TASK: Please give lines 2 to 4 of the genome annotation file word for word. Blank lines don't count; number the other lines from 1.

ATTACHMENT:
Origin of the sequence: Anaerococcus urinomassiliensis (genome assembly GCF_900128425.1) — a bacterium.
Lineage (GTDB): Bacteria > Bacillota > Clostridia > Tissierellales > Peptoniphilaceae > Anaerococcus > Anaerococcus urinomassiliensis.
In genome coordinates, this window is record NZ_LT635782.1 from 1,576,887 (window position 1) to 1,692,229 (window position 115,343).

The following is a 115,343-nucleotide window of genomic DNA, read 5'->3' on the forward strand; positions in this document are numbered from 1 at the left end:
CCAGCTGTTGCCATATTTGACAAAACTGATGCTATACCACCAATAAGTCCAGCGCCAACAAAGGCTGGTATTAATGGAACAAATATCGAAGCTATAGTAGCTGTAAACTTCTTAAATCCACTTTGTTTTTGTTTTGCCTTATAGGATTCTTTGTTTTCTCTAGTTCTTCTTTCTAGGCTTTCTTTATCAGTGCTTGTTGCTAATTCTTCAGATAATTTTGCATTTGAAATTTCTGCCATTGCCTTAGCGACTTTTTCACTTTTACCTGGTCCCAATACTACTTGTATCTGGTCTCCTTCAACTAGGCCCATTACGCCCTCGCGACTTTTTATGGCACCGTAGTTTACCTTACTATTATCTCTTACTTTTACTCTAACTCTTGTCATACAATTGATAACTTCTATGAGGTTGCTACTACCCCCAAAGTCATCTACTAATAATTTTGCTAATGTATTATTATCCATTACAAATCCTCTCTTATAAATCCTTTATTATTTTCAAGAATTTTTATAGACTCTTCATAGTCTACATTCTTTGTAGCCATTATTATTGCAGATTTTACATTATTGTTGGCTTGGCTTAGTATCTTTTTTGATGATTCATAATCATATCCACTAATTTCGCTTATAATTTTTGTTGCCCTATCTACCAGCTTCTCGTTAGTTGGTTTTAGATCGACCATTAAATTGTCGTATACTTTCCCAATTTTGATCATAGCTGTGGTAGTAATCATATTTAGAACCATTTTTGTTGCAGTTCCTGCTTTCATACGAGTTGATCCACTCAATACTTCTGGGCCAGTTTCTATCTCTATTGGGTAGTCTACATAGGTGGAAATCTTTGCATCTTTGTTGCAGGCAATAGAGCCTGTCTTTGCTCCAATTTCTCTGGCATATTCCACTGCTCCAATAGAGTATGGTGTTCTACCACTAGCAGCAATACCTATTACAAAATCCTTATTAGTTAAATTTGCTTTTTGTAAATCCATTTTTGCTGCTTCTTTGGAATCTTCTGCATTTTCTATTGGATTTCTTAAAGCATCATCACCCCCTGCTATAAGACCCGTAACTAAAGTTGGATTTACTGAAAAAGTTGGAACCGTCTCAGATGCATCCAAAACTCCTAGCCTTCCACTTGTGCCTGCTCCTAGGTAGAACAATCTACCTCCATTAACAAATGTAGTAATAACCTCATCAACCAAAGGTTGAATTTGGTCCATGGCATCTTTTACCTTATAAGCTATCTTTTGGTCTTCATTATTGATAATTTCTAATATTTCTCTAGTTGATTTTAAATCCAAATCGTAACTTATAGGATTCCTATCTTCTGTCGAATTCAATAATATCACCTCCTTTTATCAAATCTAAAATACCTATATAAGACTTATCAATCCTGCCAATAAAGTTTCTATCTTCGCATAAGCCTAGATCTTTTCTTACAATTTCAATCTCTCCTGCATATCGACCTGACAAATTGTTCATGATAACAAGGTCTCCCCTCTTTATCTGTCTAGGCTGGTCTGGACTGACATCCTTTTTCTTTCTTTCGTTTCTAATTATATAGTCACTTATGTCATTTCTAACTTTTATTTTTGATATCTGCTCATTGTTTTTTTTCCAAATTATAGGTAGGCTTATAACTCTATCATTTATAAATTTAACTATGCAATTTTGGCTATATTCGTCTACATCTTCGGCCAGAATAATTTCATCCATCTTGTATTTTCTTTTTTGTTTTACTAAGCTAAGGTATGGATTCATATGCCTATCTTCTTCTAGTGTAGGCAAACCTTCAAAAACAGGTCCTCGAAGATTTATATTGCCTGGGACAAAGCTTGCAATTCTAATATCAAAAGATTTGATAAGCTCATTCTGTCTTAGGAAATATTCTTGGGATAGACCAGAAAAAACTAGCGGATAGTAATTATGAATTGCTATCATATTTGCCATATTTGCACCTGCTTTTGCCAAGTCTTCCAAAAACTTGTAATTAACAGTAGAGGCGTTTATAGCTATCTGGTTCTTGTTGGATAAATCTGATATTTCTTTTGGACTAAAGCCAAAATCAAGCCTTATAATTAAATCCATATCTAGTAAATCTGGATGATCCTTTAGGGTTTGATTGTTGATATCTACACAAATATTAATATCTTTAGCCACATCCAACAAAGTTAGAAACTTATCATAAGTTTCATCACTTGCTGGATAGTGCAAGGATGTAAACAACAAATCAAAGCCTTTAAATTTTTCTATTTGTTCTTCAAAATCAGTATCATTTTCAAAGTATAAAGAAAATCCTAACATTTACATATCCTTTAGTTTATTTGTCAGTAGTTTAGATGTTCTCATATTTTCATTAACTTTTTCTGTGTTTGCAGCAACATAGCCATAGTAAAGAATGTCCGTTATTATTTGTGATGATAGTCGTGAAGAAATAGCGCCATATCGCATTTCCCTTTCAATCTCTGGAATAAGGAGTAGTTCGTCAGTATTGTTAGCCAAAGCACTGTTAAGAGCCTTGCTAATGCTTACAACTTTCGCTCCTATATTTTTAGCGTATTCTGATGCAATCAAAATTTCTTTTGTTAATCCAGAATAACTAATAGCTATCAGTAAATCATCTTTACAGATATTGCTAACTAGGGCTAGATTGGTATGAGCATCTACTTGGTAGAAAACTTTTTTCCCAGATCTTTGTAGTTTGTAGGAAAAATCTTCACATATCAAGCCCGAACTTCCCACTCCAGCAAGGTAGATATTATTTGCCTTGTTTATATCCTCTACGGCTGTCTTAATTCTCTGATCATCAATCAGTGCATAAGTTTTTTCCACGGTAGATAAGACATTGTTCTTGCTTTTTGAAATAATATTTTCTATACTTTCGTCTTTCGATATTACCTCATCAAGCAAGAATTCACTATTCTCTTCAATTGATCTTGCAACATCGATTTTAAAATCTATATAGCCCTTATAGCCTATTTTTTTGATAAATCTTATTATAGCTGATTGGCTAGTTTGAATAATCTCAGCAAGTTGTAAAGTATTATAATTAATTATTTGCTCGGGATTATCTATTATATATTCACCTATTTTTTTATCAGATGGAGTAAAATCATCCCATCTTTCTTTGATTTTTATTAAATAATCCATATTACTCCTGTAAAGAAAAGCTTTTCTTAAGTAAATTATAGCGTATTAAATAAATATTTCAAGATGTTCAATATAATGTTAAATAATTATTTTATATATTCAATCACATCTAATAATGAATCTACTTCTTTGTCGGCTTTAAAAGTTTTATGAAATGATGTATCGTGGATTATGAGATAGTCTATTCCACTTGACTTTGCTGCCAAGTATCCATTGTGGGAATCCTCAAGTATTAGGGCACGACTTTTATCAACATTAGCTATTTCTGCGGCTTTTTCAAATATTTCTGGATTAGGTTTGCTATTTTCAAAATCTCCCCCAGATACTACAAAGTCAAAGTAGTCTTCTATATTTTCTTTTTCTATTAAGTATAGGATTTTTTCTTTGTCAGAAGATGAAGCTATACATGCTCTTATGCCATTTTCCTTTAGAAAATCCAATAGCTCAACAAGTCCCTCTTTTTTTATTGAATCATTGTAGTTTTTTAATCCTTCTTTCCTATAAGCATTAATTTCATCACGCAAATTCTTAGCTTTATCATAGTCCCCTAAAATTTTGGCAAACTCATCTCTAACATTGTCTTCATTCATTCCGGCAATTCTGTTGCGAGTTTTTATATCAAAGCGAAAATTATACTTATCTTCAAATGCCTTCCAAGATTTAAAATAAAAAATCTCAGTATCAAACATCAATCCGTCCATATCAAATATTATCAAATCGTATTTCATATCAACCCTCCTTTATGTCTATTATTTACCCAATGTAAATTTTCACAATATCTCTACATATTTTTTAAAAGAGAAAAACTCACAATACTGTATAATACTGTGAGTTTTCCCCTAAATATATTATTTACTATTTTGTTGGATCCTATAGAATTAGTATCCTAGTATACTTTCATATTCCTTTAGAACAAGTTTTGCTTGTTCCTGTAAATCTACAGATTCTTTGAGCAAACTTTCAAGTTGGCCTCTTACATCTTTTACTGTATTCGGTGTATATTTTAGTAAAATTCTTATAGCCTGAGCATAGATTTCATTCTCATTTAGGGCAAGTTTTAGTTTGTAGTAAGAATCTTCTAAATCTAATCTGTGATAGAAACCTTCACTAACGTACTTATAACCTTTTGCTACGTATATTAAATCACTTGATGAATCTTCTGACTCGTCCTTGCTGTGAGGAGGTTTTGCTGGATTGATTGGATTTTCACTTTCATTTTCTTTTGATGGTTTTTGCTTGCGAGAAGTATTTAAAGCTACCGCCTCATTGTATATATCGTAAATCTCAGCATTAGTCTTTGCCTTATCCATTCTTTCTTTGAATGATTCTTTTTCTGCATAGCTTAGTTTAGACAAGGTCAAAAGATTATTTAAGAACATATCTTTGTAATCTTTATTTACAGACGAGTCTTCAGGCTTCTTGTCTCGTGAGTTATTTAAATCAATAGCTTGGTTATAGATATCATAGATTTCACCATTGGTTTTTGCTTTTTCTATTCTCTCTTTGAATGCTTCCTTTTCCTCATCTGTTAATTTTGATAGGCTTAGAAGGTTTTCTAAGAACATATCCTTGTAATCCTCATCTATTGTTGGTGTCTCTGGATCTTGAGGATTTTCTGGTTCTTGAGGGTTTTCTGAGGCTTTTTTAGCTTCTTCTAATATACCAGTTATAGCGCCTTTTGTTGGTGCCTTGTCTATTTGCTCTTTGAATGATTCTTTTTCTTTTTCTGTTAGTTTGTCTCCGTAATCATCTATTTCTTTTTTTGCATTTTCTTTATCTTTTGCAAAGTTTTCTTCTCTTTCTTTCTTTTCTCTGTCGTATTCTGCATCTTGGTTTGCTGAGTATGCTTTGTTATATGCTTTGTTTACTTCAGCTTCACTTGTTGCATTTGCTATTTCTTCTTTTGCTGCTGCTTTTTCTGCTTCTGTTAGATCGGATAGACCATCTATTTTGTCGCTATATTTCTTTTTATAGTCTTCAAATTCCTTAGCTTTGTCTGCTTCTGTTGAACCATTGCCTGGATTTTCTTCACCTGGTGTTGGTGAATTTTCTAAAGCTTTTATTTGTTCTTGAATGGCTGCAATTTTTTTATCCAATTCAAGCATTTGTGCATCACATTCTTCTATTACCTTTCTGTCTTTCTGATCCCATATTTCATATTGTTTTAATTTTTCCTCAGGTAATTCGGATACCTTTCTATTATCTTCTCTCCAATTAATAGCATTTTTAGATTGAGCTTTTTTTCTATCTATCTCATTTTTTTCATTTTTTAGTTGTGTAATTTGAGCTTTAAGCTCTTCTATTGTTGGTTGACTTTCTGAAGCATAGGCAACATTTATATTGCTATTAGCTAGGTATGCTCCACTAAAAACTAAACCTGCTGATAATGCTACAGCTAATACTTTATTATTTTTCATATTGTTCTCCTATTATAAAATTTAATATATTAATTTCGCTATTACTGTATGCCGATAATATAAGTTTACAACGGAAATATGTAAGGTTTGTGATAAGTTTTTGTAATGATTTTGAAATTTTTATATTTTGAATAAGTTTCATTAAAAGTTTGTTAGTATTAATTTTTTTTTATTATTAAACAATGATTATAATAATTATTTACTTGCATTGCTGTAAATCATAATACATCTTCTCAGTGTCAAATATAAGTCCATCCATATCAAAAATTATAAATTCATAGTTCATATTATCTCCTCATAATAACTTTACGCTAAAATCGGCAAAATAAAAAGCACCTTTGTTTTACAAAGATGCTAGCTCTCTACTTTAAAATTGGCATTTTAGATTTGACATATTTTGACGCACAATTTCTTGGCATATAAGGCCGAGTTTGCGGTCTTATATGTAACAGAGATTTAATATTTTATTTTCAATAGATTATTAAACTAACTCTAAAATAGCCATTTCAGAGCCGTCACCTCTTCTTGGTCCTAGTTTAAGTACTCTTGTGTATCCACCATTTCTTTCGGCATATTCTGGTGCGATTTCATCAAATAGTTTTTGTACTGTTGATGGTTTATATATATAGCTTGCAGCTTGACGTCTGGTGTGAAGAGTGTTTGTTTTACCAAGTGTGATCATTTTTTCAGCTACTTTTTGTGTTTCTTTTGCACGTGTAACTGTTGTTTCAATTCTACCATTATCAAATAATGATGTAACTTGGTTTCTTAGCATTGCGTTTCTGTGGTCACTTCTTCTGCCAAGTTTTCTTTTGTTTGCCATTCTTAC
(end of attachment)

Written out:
Lineage (GTDB): Bacteria > Bacillota > Clostridia > Tissierellales > Peptoniphilaceae > Anaerococcus > Anaerococcus urinomassiliensis.
In genome coordinates, this window is record NZ_LT635782.1 from 1,576,887 (window position 1) to 1,692,229 (window position 115,343).

The following is a 115,343-nucleotide window of genomic DNA, read 5'->3' on the forward strand; positions in this document are numbered from 1 at the left end: